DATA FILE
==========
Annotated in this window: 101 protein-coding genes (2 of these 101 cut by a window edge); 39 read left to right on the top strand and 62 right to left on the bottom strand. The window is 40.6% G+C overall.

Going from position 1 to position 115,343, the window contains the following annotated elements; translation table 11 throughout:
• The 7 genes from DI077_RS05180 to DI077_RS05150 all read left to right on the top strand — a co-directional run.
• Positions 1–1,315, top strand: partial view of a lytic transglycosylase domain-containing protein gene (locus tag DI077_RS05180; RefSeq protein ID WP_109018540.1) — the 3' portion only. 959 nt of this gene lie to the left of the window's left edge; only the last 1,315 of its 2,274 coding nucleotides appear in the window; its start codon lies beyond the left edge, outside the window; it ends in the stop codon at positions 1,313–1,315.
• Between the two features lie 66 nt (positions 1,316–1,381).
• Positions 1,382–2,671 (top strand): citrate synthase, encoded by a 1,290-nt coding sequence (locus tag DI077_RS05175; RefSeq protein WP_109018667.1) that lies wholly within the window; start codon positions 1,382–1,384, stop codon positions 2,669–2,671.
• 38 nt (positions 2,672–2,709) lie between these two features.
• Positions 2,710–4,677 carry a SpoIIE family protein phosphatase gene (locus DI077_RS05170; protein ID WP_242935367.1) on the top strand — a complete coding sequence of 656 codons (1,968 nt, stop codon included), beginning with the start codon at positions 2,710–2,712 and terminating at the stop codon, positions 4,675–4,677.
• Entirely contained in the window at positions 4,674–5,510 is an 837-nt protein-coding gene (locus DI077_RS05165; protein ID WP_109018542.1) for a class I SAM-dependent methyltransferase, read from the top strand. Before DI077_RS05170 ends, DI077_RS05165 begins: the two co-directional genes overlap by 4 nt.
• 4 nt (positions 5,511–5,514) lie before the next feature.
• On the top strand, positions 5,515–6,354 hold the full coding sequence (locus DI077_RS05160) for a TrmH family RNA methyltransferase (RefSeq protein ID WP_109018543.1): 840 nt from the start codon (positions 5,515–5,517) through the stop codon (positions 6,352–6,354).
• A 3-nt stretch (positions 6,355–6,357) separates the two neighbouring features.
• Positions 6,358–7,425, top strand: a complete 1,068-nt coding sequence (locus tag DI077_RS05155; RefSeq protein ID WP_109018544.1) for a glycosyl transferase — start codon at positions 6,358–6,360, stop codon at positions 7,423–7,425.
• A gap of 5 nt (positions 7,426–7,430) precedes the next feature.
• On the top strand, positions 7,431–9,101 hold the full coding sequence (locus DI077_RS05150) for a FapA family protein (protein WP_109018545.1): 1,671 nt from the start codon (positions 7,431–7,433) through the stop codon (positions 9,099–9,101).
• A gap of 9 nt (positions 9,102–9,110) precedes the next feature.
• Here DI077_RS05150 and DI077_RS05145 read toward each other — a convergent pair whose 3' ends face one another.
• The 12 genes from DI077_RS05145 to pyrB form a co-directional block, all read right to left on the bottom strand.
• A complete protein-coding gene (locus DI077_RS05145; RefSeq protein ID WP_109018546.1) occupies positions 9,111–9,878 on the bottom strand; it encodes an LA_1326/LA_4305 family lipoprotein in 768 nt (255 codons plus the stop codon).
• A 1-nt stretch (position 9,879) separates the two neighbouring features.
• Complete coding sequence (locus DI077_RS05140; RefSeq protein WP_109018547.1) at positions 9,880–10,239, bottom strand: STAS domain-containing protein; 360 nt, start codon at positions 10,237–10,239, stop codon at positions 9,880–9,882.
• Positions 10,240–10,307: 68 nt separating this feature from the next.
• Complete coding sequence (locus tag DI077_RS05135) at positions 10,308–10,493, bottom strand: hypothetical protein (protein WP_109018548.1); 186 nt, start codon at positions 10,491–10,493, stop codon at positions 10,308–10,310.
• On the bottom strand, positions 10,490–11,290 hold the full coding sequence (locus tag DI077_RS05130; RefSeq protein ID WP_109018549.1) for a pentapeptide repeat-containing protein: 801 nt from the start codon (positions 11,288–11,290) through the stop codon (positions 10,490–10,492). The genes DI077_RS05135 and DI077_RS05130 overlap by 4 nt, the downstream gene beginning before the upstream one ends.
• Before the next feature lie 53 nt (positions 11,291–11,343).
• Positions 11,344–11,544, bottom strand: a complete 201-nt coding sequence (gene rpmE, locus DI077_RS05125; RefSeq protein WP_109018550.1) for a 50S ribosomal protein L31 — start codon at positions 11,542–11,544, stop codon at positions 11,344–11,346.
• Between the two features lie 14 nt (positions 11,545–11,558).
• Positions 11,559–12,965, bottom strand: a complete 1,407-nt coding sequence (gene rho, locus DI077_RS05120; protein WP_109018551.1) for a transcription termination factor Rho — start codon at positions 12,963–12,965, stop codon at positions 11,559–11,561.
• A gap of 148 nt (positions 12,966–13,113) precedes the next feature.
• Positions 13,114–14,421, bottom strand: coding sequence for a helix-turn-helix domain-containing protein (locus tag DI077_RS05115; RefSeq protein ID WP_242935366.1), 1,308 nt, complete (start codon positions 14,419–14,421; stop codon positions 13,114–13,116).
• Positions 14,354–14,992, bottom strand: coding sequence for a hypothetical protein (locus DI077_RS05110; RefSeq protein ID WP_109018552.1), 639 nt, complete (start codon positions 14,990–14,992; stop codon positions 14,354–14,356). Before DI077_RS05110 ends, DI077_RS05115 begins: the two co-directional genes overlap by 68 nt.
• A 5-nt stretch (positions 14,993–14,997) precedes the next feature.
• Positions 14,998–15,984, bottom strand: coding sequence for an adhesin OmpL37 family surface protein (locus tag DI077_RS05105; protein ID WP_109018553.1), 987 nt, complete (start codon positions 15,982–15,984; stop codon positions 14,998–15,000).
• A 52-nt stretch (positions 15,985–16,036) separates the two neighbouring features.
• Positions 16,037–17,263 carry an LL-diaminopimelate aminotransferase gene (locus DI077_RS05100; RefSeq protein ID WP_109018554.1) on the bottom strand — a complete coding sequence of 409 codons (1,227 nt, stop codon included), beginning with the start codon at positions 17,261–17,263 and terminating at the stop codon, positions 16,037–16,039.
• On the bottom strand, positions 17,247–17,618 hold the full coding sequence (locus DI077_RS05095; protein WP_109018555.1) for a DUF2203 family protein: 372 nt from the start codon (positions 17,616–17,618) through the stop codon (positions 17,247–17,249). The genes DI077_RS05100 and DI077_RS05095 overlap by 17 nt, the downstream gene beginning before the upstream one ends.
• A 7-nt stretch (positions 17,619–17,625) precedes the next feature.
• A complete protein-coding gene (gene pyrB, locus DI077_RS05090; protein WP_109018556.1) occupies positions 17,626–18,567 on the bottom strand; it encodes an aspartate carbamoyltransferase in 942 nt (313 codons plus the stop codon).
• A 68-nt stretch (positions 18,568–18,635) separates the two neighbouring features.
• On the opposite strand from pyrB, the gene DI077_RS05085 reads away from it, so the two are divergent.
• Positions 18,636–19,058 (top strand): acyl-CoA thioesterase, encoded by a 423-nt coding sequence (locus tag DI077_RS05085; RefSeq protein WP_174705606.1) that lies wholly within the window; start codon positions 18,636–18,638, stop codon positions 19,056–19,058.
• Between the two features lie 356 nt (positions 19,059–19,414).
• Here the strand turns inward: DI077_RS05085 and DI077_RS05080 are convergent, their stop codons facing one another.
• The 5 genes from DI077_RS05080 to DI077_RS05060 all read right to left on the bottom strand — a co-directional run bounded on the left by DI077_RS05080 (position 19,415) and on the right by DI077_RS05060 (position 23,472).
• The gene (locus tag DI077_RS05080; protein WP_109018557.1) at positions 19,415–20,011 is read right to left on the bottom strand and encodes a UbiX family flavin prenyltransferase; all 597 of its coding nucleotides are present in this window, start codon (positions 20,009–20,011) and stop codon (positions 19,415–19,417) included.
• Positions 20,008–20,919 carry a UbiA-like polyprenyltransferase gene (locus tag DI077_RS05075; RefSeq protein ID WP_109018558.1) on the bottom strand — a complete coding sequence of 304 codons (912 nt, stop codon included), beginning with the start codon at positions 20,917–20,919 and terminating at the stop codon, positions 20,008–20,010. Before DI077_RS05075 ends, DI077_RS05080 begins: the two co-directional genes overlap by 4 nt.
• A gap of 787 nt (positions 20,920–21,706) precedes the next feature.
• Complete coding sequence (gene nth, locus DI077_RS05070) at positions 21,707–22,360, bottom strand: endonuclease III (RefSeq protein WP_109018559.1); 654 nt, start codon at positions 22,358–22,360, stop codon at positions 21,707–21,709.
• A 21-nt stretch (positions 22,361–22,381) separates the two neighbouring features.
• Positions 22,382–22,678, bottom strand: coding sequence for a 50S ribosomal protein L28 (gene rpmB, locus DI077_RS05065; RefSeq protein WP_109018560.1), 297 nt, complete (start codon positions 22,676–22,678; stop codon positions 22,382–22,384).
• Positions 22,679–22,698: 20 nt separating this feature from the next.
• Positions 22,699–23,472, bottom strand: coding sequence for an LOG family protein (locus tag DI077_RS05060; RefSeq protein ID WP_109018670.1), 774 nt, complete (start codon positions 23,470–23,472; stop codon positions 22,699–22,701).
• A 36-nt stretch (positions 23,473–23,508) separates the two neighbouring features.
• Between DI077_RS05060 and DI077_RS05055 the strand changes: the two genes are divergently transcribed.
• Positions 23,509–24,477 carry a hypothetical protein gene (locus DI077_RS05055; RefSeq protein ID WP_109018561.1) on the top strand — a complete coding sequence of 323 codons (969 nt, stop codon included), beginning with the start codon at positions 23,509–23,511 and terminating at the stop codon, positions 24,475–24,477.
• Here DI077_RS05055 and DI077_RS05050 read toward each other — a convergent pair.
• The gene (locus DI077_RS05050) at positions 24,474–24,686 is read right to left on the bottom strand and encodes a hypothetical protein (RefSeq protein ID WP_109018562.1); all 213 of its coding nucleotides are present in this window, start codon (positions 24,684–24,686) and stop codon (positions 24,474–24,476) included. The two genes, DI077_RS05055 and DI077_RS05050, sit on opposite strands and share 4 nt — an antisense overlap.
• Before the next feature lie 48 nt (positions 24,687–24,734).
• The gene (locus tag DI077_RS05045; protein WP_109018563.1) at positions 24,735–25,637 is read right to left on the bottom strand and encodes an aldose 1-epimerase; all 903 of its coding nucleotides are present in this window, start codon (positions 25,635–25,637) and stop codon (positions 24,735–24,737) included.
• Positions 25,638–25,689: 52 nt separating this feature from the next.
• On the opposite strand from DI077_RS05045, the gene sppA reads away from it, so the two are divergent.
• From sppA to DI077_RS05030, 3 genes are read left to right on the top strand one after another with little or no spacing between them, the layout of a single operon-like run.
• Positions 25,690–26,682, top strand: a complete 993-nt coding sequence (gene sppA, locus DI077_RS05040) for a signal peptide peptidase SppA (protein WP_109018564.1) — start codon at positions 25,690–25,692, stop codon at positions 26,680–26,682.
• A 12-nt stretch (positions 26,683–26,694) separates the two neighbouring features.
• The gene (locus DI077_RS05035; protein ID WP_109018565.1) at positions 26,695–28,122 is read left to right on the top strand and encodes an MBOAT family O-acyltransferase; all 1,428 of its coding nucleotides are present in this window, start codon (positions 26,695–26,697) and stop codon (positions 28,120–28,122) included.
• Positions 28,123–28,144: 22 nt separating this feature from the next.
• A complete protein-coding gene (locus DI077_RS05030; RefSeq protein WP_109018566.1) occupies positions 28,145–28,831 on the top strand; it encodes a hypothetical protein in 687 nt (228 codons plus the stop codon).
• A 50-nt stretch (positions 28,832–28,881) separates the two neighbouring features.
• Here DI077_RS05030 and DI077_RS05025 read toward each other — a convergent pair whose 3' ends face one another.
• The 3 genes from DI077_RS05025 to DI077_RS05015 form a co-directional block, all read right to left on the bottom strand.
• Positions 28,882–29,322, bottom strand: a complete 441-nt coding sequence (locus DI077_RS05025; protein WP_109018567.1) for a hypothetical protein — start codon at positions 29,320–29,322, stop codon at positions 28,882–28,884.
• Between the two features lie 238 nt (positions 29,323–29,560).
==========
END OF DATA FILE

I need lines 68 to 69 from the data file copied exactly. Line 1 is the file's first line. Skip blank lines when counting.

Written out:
• A 50-nt stretch (positions 28,832–28,881) separates the two neighbouring features.
• Here DI077_RS05030 and DI077_RS05025 read toward each other — a convergent pair whose 3' ends face one another.